The life of an Auxiliar de Conversacion (my job title) in Spain is hard work. We work 12 hours a week, get a three or four day weekend, work with the cutest of little Spanish kids, and oh yea get paid the same as working over three times as much in the U.S. Sigh, I’m tired just thinking about it. Yes I know, you all probably want to never speak to me again, but I just felt the need to gloat a little bit about my amazing experience here!
So far teaching has been absolutely wonderful. I have some amazing fellow teachers and tutors at my schools who are nothing but nice and helpful and will answer any question I have. I also have the cutest, most adorable little kids ever! Some are so adorable that I have often considered “stealing” them for the day just to play with them (and I still have a few in mind haha). For the most part the kids are great in the classroom, although sometimes they have extremely small attention spans and misbehave quite a bit. Luckily discipline is not part of my job description so that is left up to the real teacher. There have been some classes where the entire class has consisted of the teaching spending the whole class trying to quiet the kids down or just yelling at them to be quiet. It’s very different than the U.S because if you had acted how some of the kids act, you would be sent straight to the principle’s office, but oh wait they don’t have a principle here! It’s hard to believe that I’ve only been at the schools for 2 weeks each. Sometimes it seems like I just got there and other days it seems like I’ve been there for months already. Overall it’s going very well and my lessons have gone swimmingly too! I just finished up my Halloween lessons where I had the kids make their own trick or treat bags, color their own haunted house, bob for apples, and play “guess the monster part” game, all of which were big hits with the kids!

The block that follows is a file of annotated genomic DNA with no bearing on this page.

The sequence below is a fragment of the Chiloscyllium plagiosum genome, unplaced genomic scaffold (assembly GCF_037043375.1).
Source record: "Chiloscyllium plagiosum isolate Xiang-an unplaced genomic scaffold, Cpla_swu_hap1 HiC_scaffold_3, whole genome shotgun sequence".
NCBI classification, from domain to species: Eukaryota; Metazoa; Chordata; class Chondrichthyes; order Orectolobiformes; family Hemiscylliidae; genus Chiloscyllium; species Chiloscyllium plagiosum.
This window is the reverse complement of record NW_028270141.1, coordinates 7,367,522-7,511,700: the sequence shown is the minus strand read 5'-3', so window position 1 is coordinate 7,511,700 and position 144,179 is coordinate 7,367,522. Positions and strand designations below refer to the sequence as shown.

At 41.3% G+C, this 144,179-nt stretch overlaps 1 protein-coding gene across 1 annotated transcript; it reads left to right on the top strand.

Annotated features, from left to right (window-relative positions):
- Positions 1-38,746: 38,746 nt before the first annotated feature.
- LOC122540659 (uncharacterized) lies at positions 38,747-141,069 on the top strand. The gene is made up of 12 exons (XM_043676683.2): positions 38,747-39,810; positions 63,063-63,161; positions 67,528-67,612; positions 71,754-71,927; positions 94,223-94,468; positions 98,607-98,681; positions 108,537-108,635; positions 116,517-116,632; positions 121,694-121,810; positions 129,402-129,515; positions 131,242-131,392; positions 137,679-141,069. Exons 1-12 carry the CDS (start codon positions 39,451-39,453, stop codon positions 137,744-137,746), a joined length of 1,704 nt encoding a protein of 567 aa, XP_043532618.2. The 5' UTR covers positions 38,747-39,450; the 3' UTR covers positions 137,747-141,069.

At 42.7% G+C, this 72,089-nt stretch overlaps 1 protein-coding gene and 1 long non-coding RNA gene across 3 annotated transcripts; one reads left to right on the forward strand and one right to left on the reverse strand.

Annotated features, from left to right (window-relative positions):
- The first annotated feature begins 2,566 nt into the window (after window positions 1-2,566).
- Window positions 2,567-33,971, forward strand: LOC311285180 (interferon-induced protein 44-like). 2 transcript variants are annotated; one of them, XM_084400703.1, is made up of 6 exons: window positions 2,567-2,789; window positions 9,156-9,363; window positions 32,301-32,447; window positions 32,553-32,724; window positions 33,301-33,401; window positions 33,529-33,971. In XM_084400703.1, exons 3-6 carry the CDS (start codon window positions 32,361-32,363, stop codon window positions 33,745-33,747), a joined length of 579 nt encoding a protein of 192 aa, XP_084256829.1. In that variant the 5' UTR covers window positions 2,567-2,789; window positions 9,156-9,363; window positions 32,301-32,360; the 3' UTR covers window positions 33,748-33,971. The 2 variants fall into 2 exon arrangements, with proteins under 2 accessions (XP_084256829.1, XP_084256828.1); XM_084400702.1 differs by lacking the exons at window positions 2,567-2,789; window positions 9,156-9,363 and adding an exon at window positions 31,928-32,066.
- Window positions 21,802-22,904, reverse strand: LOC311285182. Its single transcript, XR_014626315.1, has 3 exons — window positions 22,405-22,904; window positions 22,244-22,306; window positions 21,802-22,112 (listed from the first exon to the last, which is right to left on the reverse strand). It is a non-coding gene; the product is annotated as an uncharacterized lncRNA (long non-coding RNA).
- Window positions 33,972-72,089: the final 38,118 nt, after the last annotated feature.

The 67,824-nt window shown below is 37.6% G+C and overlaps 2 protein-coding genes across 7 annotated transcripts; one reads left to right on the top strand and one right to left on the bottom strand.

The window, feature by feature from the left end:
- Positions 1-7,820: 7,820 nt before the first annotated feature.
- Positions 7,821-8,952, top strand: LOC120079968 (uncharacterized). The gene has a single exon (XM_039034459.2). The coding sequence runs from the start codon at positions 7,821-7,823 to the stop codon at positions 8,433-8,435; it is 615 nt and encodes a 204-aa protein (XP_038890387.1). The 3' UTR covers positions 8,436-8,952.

I have also found another way to supplement my (limited) grant money while over here. I have picked up two private lessons each week, which will help in the money department. The going rate for a private lesson with a native speaker is 15 euro an hour, so with two lessons a week I’ll be making an additional 30-euro a week (see that quick math there?!) One of the lessons is with a seven-year-old boy named Miguel, who I am going to start with next Monday. When I spoke with his mom, she said she just wanted to give him some extra practice so I can’t imagine that it will be too hard or grammar intensive. The other lesson is with a woman in her mid-50’s who is an English teacher herself, but who just wants to have more practice with speaking. When I asked her if she wanted grammar lessons, she looked at me with a horrified look on her face and told me absolutely not, she just wanted to practice speaking! So our first lesson was this past Tuesday, in which we walked around the city for a bit, stopped in an art exhibit, went to a bar and got a beer and just talked! She is the sweetest woman ever and has such an interesting life! She sings in two traditional Spanish choirs in Logrono and invited me to their Christmas events! Next time we are meeting at her house because she wants me to get to know her family and also so we have a quieter place to talk. So after an hour of just talking and hanging out with this woman, I was handed 15 euro! Score! So needless to say I am very excited about the prospect of making some extra cash. All in all life is pretty good here.